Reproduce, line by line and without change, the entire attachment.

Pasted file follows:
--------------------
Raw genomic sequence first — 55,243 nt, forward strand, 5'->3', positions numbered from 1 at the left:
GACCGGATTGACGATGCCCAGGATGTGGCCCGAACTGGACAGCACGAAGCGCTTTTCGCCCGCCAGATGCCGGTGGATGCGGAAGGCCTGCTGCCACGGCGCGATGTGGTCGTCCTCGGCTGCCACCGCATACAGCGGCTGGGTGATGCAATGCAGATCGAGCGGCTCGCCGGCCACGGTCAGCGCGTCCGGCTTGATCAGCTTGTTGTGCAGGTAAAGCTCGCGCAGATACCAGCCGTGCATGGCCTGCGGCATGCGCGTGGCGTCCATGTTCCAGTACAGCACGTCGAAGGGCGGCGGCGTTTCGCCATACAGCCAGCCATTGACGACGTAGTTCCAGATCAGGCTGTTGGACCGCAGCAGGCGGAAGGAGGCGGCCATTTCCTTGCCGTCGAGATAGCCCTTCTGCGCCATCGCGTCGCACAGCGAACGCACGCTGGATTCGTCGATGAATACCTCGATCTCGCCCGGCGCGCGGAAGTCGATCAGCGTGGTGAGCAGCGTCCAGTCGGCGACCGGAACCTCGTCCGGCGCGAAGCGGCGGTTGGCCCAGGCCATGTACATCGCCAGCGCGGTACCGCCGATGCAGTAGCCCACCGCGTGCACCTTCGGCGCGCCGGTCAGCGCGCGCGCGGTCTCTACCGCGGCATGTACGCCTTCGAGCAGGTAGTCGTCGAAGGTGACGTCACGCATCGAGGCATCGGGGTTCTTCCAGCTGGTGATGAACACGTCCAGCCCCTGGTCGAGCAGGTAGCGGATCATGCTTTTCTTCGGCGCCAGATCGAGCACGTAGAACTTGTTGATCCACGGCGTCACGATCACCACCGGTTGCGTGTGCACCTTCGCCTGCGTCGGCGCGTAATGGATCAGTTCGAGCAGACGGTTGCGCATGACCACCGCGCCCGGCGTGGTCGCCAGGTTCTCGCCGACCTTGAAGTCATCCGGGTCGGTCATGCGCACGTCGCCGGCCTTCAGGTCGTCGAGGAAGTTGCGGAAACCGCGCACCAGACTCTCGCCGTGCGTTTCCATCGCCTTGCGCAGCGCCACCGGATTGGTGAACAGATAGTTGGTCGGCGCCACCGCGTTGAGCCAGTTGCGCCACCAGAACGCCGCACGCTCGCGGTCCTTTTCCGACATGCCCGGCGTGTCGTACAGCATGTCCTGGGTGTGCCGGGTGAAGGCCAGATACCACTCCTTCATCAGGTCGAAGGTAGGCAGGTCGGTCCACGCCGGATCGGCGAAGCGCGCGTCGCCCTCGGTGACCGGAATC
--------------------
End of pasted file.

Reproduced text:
Raw genomic sequence first — 55,243 nt, forward strand, 5'->3', positions numbered from 1 at the left:
GACCGGATTGACGATGCCCAGGATGTGGCCCGAACTGGACAGCACGAAGCGCTTTTCGCCCGCCAGATGCCGGTGGATGCGGAAGGCCTGCTGCCACGGCGCGATGTGGTCGTCCTCGGCTGCCACCGCATACAGCGGCTGGGTGATGCAATGCAGATCGAGCGGCTCGCCGGCCACGGTCAGCGCGTCCGGCTTGATCAGCTTGTTGTGCAGGTAAAGCTCGCGCAGATACCAGCCGTGCATGGCCTGCGGCATGCGCGTGGCGTCCATGTTCCAGTACAGCACGTCGAAGGGCGGCGGCGTTTCGCCATACAGCCAGCCATTGACGACGTAGTTCCAGATCAGGCTGTTGGACCGCAGCAGGCGGAAGGAGGCGGCCATTTCCTTGCCGTCGAGATAGCCCTTCTGCGCCATCGCGTCGCACAGCGAACGCACGCTGGATTCGTCGATGAATACCTCGATCTCGCCCGGCGCGCGGAAGTCGATCAGCGTGGTGAGCAGCGTCCAGTCGGCGACCGGAACCTCGTCCGGCGCGAAGCGGCGGTTGGCCCAGGCCATGTACATCGCCAGCGCGGTACCGCCGATGCAGTAGCCCACCGCGTGCACCTTCGGCGCGCCGGTCAGCGCGCGCGCGGTCTCTACCGCGGCATGTACGCCTTCGAGCAGGTAGTCGTCGAAGGTGACGTCACGCATCGAGGCATCGGGGTTCTTCCAGCTGGTGATGAACACGTCCAGCCCCTGGTCGAGCAGGTAGCGGATCATGCTTTTCTTCGGCGCCAGATCGAGCACGTAGAACTTGTTGATCCACGGCGTCACGATCACCACCGGTTGCGTGTGCACCTTCGCCTGCGTCGGCGCGTAATGGATCAGTTCGAGCAGACGGTTGCGCATGACCACCGCGCCCGGCGTGGTCGCCAGGTTCTCGCCGACCTTGAAGTCATCCGGGTCGGTCATGCGCACGTCGCCGGCCTTCAGGTCGTCGAGGAAGTTGCGGAAACCGCGCACCAGACTCTCGCCGTGCGTTTCCATCGCCTTGCGCAGCGCCACCGGATTGGTGAACAGATAGTTGGTCGGCGCCACCGCGTTGAGCCAGTTGCGCCACCAGAACGCCGCACGCTCGCGGTCCTTTTCCGACATGCCCGGCGTGTCGTACAGCATGTCCTGGGTGTGCCGGGTGAAGGCCAGATACCACTCCTTCATCAGGTCGAAGGTAGGCAGGTCGGTCCACGCCGGATCGGCGAAGCGCGCGTCGCCCTCGGTGACCGGAATC